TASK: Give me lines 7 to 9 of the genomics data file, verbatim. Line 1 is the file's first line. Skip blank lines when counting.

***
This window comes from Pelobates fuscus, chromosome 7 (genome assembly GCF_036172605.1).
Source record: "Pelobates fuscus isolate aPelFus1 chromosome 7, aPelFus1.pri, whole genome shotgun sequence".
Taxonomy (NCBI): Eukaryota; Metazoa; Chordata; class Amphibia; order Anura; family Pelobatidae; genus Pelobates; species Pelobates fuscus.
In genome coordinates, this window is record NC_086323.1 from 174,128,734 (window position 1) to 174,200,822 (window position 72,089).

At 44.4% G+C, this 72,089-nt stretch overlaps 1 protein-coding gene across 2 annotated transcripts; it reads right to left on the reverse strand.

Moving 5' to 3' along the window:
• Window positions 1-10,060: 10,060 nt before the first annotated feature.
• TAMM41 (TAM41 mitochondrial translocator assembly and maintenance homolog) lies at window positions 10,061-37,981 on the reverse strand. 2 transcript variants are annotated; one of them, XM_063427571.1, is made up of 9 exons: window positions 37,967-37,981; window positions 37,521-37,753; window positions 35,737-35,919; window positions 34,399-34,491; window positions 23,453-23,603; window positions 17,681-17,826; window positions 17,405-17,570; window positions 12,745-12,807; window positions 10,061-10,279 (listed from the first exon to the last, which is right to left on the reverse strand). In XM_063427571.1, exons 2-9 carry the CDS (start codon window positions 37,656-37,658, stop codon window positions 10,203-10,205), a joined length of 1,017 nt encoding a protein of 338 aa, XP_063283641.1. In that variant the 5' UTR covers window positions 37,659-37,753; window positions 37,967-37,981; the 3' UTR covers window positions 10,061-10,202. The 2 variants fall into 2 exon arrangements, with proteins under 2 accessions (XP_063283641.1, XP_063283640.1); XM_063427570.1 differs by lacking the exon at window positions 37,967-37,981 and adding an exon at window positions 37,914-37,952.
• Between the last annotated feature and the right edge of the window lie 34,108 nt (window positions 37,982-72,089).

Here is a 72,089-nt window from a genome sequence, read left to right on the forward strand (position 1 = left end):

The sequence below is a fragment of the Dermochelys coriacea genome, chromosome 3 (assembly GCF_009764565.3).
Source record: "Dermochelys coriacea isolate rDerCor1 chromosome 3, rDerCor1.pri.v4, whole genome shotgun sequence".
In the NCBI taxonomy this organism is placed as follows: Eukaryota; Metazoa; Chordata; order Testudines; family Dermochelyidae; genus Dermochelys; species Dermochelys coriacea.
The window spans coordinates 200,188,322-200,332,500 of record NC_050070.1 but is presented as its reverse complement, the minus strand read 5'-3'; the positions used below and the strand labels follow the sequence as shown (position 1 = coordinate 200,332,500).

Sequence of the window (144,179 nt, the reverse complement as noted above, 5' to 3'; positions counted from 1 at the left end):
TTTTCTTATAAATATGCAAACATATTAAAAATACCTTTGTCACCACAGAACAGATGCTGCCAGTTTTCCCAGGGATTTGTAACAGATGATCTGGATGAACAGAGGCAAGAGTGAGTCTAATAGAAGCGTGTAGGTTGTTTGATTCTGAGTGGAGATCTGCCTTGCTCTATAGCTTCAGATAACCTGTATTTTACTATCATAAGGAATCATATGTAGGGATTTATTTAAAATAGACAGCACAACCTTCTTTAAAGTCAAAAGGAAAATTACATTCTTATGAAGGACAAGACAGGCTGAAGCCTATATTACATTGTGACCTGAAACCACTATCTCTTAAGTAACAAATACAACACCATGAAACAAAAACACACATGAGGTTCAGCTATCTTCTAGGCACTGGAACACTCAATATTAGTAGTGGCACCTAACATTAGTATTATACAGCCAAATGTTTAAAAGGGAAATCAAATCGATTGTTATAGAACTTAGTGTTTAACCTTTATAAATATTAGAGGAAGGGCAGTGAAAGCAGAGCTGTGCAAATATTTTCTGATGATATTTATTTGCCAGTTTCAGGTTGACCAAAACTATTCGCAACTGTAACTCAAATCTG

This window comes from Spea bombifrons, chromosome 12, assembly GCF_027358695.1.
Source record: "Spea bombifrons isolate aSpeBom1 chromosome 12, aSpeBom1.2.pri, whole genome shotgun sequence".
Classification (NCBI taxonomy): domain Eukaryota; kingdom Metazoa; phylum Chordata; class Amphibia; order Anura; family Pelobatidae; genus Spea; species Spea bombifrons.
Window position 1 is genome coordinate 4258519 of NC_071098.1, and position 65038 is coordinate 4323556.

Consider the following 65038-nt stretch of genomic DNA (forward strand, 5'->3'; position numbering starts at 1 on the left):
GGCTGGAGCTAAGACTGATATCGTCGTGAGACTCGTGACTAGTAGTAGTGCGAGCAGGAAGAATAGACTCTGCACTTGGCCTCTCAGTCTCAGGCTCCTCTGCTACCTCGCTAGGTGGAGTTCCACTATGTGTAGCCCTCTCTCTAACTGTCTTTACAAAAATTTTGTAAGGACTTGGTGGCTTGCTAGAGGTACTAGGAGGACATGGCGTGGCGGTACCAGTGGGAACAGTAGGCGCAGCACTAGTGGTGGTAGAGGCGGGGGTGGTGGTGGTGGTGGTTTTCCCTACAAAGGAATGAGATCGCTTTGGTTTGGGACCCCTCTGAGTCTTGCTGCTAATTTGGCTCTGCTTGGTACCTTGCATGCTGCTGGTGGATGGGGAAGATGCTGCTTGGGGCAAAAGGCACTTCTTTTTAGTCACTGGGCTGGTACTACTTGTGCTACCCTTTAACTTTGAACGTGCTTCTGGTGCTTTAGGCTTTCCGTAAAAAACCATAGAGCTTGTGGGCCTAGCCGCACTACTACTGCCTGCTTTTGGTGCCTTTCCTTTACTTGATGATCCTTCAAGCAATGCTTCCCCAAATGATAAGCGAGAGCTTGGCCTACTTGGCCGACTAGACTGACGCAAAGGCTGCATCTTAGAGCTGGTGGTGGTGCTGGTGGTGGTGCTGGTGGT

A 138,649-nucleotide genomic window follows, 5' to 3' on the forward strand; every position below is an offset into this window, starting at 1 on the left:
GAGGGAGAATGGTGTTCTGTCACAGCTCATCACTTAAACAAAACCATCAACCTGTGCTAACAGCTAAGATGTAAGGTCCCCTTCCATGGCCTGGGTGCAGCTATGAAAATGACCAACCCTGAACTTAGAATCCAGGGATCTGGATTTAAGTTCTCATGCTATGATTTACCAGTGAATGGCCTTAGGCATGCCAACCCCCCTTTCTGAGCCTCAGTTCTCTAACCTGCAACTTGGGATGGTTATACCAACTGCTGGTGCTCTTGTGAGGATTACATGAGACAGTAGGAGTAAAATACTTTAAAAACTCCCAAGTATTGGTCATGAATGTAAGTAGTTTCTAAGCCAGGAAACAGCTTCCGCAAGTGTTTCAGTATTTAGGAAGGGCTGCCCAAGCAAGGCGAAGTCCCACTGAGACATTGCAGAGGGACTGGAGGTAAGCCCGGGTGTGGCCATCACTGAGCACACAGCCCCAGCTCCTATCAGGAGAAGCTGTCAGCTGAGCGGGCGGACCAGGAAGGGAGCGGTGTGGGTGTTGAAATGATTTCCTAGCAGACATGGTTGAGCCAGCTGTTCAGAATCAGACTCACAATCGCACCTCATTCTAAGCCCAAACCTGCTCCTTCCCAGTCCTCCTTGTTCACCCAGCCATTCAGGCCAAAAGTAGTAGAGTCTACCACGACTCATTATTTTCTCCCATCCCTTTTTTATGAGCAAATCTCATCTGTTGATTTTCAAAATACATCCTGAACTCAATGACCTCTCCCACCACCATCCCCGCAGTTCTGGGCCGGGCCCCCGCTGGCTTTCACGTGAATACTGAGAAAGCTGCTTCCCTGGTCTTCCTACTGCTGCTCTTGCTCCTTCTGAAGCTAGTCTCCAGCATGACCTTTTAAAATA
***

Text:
• Window positions 1-10,060: 10,060 nt before the first annotated feature.
• TAMM41 (TAM41 mitochondrial translocator assembly and maintenance homolog) lies at window positions 10,061-37,981 on the reverse strand. 2 transcript variants are annotated; one of them, XM_063427571.1, is made up of 9 exons: window positions 37,967-37,981; window positions 37,521-37,753; window positions 35,737-35,919; window positions 34,399-34,491; window positions 23,453-23,603; window positions 17,681-17,826; window positions 17,405-17,570; window positions 12,745-12,807; window positions 10,061-10,279 (listed from the first exon to the last, which is right to left on the reverse strand). In XM_063427571.1, exons 2-9 carry the CDS (start codon window positions 37,656-37,658, stop codon window positions 10,203-10,205), a joined length of 1,017 nt encoding a protein of 338 aa, XP_063283641.1. In that variant the 5' UTR covers window positions 37,659-37,753; window positions 37,967-37,981; the 3' UTR covers window positions 10,061-10,202. The 2 variants fall into 2 exon arrangements, with proteins under 2 accessions (XP_063283641.1, XP_063283640.1); XM_063427570.1 differs by lacking the exon at window positions 37,967-37,981 and adding an exon at window positions 37,914-37,952.
• Between the last annotated feature and the right edge of the window lie 34,108 nt (window positions 37,982-72,089).